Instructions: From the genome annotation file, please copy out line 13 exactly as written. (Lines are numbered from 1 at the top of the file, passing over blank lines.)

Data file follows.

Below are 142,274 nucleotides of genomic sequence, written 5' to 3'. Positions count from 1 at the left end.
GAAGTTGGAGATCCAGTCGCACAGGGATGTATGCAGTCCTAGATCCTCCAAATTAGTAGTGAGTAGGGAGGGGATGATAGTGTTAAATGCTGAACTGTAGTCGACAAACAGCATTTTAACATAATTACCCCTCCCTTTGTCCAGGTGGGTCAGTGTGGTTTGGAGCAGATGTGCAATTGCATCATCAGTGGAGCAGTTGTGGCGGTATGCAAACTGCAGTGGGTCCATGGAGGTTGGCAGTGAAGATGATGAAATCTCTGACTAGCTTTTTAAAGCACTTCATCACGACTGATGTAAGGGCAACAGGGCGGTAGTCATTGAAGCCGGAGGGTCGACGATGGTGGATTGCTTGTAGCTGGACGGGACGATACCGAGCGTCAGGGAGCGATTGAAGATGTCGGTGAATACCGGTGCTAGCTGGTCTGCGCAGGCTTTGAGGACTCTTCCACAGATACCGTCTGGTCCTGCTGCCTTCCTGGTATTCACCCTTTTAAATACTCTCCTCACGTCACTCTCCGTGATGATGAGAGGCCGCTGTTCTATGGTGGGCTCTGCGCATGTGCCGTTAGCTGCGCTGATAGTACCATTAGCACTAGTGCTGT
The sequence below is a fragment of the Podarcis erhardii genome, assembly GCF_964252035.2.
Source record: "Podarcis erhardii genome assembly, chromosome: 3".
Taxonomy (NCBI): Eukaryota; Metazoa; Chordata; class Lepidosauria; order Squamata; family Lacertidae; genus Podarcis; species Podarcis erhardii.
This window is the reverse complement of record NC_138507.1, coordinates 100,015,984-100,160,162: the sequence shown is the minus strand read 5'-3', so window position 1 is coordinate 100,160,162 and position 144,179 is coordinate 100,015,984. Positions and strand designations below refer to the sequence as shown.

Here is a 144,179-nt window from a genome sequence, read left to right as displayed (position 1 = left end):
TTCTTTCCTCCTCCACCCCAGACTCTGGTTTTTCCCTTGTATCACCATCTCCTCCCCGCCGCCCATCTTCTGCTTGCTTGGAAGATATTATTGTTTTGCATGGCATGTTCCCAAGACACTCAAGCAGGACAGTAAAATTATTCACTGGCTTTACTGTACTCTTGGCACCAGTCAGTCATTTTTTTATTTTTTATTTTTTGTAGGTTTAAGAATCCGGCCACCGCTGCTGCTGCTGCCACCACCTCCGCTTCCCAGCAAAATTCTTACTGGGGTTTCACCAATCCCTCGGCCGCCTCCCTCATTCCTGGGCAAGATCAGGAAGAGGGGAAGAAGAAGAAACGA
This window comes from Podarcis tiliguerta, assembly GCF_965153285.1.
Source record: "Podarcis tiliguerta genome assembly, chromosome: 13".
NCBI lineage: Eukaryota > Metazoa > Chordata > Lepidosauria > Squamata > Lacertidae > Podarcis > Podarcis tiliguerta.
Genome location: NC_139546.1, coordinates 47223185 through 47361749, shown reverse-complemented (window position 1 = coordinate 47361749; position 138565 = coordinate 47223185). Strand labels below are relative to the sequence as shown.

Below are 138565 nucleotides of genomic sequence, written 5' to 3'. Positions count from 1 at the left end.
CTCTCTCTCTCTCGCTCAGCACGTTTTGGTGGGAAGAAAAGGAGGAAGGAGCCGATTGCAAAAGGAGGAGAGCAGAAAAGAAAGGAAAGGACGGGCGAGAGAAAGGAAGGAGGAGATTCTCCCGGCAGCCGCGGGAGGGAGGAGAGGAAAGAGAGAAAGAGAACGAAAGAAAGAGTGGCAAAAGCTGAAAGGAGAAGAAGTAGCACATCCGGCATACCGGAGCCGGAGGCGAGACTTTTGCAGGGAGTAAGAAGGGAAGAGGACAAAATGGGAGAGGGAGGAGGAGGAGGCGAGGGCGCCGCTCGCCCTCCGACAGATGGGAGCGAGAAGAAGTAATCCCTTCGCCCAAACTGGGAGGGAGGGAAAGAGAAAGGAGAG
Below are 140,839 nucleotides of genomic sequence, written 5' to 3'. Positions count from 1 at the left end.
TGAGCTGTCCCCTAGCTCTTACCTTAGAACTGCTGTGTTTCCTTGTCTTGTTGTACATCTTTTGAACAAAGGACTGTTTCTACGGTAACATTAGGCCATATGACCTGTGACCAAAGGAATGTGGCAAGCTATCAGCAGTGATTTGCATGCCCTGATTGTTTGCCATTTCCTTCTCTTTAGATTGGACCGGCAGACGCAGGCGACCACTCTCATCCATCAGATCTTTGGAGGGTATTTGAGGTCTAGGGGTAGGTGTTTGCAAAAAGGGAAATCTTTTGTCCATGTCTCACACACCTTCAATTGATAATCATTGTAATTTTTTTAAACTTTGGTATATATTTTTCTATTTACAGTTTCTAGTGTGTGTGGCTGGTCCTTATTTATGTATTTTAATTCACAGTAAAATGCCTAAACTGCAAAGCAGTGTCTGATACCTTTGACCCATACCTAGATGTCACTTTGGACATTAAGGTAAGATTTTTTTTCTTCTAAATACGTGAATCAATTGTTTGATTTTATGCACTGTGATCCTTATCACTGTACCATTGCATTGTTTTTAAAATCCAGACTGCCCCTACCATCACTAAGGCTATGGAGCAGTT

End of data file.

Below are 138565 nucleotides of genomic sequence, written 5' to 3'. Positions count from 1 at the left end.